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2

A short code with pstricks: \documentclass{article} \usepackage[utf8]{inputenc} \usepackage{lmodern} \usepackage{mathtools} \usepackage{pstricks-add, multido} \usepackage{auto-pst-pdf} \begin{document} \sffamily \begin{pspicture} \psset{dimen=middle, linewidth=0.6pt, braceWidthOuter=4pt, braceWidthInner=4pt, braceWidth=0.8pt, labelsep =-2ex} ...


1

Ultimately, there's a minimum width of the trees that arises from the text inside the leaf (end) nodes. For both trees, you can see that placing all the x_n <- 1 end to end results already takes over half the text width. If you want to force those trees to be side-by-side, you'll either have overlapping trees (as you currently do), or overlapping nodes. ...


4

For starting point in your learning (in case that as basic tool you select TikZ package) can serve the following MWE: \documentclass[tikz, border=3mm]{standalone} \usetikzlibrary{chains,decorations.pathreplacing} \begin{document} \begin{tikzpicture}[ node distance=0pt, start chain = A going right, X/.style = {rectangle, draw, ...


1

So far I've been able to draw such a thing using pgfplots: \documentclass{standalone} \usepackage{pgfplots} \pgfplotsset{compat=1.12} \begin{document} \begin{tikzpicture} \begin{axis}[ xmin=0, xmax=1, ymin=0, ymax=1, zmin=0, zmax=1, axis equal, ticks=none, hide axis, ] %lower face, drawn ...


0

As is explained in How do I draw shapes inside a tikz node? pics can be used for defining new objects. My main problem using pics is how to place where you want because they aren't nodes and positioning them is not so easy. Following code shows how to define EDFA block. EDFA/.pic={ \begin{scope}[scale=.5] \draw (-1,0) coordinate (in) -- ...


1

Regarding distance between edge labels and edges: see if the following addition to Alenanno code gives what you looking for: \tikzset{el/.style = {% edge label midway, outer sep=1.5mm, #1} % <--- #1: for position (left, right) } Put this before \begin{forest} and than instead edge label={node[midway,left]{...} use `edge ...


4

That's because you're setting the caption as a node, which is also not the standard way of doing this. Captions are added to figures in a Latex document externally to the picture, i.e. they are not part of it. Also, you're manually assigning a number to your figure and this makes the use of Latex a bit pointless, because one of the great advantages of ...


3

You could also use a matrix to simplify the code. \documentclass{exam} \usepackage{tikz} \usepackage{amsmath} \usepackage{amsfonts} \usepackage{latexsym} \usepackage{mathabx} \usepackage{MnSymbol} \usetikzlibrary{shapes.geometric} \begin{document} \begin{center} \begin{tikzpicture}[scale=0.8] ...


4

I have to admit that my "cylinder" doesn't look very realistic, but in any case, the result can be achieved with a much shorter code. If you do not understand something, feel free to ask, but I think that typing a lot of \node definitions gets tedious. I left your package list as it was because I don't know if you use them somewhere else in your document, ...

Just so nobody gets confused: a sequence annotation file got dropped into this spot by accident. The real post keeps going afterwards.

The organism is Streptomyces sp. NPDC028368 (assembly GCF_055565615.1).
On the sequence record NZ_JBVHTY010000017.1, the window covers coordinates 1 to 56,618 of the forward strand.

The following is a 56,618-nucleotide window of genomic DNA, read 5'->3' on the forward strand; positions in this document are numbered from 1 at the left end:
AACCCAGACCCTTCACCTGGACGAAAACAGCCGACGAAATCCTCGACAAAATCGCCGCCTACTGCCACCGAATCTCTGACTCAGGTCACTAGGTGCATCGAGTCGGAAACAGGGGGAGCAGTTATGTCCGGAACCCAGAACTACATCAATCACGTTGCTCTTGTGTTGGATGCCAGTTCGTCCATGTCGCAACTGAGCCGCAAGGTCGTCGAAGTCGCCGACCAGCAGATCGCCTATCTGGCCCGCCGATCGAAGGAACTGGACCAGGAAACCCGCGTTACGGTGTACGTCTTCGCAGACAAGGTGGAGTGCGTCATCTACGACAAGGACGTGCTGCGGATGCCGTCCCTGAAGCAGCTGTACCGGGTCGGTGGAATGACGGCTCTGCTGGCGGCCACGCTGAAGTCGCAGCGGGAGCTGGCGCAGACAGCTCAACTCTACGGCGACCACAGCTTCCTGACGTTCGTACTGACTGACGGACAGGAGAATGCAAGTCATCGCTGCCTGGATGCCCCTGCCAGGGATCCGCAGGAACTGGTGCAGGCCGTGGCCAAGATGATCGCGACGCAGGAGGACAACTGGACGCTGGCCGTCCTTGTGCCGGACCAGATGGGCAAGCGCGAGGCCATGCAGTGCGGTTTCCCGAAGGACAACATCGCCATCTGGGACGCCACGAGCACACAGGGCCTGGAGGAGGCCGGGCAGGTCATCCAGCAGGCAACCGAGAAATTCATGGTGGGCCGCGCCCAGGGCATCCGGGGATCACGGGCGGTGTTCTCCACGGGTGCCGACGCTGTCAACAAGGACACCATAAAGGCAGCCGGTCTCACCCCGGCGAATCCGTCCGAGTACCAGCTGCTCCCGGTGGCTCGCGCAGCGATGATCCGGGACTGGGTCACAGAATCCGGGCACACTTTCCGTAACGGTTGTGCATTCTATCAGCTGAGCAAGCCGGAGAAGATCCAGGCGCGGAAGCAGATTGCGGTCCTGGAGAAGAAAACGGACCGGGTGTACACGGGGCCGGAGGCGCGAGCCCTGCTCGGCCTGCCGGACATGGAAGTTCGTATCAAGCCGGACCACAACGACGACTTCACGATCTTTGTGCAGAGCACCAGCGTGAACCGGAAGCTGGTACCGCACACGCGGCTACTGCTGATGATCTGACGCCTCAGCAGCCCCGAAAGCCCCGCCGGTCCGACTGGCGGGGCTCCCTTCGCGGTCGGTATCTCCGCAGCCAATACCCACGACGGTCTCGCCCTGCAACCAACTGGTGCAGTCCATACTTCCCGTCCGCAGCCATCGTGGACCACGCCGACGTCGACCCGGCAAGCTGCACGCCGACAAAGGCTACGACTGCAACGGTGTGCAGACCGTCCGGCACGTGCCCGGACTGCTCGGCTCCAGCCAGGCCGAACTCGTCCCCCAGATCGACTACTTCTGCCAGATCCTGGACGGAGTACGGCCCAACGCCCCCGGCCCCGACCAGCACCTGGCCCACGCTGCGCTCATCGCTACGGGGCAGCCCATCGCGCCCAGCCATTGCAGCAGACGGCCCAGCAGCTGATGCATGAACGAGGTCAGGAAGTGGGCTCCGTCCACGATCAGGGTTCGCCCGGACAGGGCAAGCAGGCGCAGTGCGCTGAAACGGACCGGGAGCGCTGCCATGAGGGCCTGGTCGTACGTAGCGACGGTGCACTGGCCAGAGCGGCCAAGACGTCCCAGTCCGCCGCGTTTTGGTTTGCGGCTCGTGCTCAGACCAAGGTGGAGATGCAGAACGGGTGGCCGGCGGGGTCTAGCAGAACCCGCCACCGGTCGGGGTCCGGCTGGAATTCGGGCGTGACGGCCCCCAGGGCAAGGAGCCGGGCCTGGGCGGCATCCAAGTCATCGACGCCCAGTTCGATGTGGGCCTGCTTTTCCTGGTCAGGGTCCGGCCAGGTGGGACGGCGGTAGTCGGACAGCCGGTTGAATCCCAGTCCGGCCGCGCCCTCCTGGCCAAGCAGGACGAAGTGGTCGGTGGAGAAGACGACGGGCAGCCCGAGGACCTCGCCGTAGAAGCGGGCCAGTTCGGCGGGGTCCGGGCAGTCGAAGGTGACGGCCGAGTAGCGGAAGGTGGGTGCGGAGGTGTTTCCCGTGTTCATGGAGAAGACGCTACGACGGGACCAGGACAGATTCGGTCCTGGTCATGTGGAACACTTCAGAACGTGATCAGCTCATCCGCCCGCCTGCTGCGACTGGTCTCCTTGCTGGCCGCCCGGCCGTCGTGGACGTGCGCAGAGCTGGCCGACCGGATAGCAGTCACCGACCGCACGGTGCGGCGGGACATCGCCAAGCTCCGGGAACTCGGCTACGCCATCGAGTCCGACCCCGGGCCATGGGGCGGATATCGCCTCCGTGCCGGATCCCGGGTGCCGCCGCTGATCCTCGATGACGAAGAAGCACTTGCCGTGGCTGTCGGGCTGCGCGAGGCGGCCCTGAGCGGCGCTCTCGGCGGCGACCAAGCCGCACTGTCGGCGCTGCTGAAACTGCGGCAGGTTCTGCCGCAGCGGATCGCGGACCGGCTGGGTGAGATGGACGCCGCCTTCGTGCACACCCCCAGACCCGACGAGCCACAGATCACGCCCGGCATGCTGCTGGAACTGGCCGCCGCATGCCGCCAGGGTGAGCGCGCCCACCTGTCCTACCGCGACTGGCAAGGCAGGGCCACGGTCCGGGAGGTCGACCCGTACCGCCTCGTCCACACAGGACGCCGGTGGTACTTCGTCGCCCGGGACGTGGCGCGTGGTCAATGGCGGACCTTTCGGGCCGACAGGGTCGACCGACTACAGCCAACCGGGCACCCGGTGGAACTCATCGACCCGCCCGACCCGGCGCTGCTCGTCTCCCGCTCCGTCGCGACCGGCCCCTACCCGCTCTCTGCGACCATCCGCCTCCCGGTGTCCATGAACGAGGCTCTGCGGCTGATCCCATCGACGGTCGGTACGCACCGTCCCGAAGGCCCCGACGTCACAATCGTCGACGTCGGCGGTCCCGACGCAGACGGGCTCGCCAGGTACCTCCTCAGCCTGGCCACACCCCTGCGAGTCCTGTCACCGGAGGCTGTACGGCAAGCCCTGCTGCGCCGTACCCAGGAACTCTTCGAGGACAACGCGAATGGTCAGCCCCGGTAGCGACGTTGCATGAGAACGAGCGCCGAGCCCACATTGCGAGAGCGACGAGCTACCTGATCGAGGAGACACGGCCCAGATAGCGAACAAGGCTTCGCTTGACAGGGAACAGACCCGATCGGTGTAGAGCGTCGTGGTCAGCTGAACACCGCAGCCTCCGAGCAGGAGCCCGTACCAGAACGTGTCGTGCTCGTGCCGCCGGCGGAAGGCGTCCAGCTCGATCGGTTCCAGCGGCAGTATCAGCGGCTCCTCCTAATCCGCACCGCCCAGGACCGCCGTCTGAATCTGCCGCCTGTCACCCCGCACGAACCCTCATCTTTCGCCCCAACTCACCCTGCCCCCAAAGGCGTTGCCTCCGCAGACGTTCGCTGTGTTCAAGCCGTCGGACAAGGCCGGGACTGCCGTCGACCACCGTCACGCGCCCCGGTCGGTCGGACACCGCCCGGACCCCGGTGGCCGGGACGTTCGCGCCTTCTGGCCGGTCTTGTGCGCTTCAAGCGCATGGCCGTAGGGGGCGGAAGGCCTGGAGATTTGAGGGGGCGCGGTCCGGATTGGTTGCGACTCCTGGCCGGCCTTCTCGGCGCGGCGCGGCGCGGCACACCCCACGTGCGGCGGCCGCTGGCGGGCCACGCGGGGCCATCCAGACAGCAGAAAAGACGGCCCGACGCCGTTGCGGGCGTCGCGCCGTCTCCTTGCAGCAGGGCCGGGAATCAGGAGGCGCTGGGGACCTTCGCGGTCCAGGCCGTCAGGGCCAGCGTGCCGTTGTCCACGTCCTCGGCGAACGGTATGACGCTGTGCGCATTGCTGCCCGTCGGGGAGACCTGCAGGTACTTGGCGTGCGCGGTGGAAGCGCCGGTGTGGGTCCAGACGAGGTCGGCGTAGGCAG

1

\documentclass{amsart} \usepackage{amsmath} \usepackage{amsfonts} \usepackage{tikz} \usetikzlibrary{calc,angles,positioning,intersections,quotes,decorations.markings,decorations.pathreplacing} \begin{document} \begin{tikzpicture} % axes + grid \draw[step=5mm,gray,dashed, line width=0.2pt] (-0.75,-1.25) grid (4.25,2.25); \draw[latex-latex] (-1,0) -- (5,0) ...


2

Coordinates (yaxis |- X) is determined by center of yaxis node, not with its right (east) border, as you like to have. So, all somilar constructed coordinates you need to change to yaxis.east and similarly to xaxis.north. \documentclass{article} \usepackage{tikz} \usetikzlibrary{intersections} \begin{document} \begin{tikzpicture}[font=\footnotesize] ...


3

You can print their value into a node but if you just want to see them without doing any node trick then you can print them in the log file \documentclass[tikz]{standalone} \usetikzlibrary{calc} \def\shoutmyn#1{\expandafter\show\csname tikz@cc@n@#1\endcsname} \begin{document} \begin{tikzpicture}[] \node (D1) {D1}; \node (D) at (3,2) {D}; \node (D2) at ...


3

A quick hack which is slightly better \documentclass[tikz]{standalone} \usetikzlibrary{backgrounds} \begin{document} \begin{tikzpicture} \node[circle, draw=black, inner sep=0.5mm, font=\tiny] at (3, 10) (v0) {0}; \node[circle, draw=black, inner sep=0.5mm, font=\tiny] at (2.3, 9.65) (v1) {1}; \node[circle, draw=black, inner sep=0.5mm, font=\tiny] at ...


4

Another interpretation of "half dashed": \documentclass[tikz,border=5]{standalone} \usetikzlibrary{decorations.pathreplacing,calc} \tikzset{draw half paths/.style 2 args={% decoration={show path construction, lineto code={ \draw [#1] (\tikzinputsegmentfirst) -- ($(\tikzinputsegmentfirst)!0.5!(\tikzinputsegmentlast)$); \draw [#2] ...


1

I just realised you supplied images for the icons. Oh, well. Here is a pure TikZ solution. At least, it uses forest which is based on TikZ. In addition, it uses two pics for the icons, which are then used within the tree. This makes use of the new edges library for forest which includes a folder style for directory trees. It can draw the folders, too, but ...


1

The problem is that pgfplots does some juggling with \label, under the assumption that it means the same as in the LaTeX kernel, which unfortunately is false with tufte-book. \documentclass{tufte-book} \usepackage{lipsum} \usepackage{pgfplots} \usepackage{etoolbox} % patch pgfplots so that \label does the original job % tufte-book saves the original ...


1

I think you based your code on the question here. I tried to make a cleaner MWE using code from the pgfplots manual. As you can see, I don't have a solution but I got a little further. 2 out of 3 \ref commands worked as expected. In this case it didn't work if there was a line and marks. Maybe this helps others to look deeper into the issue. ...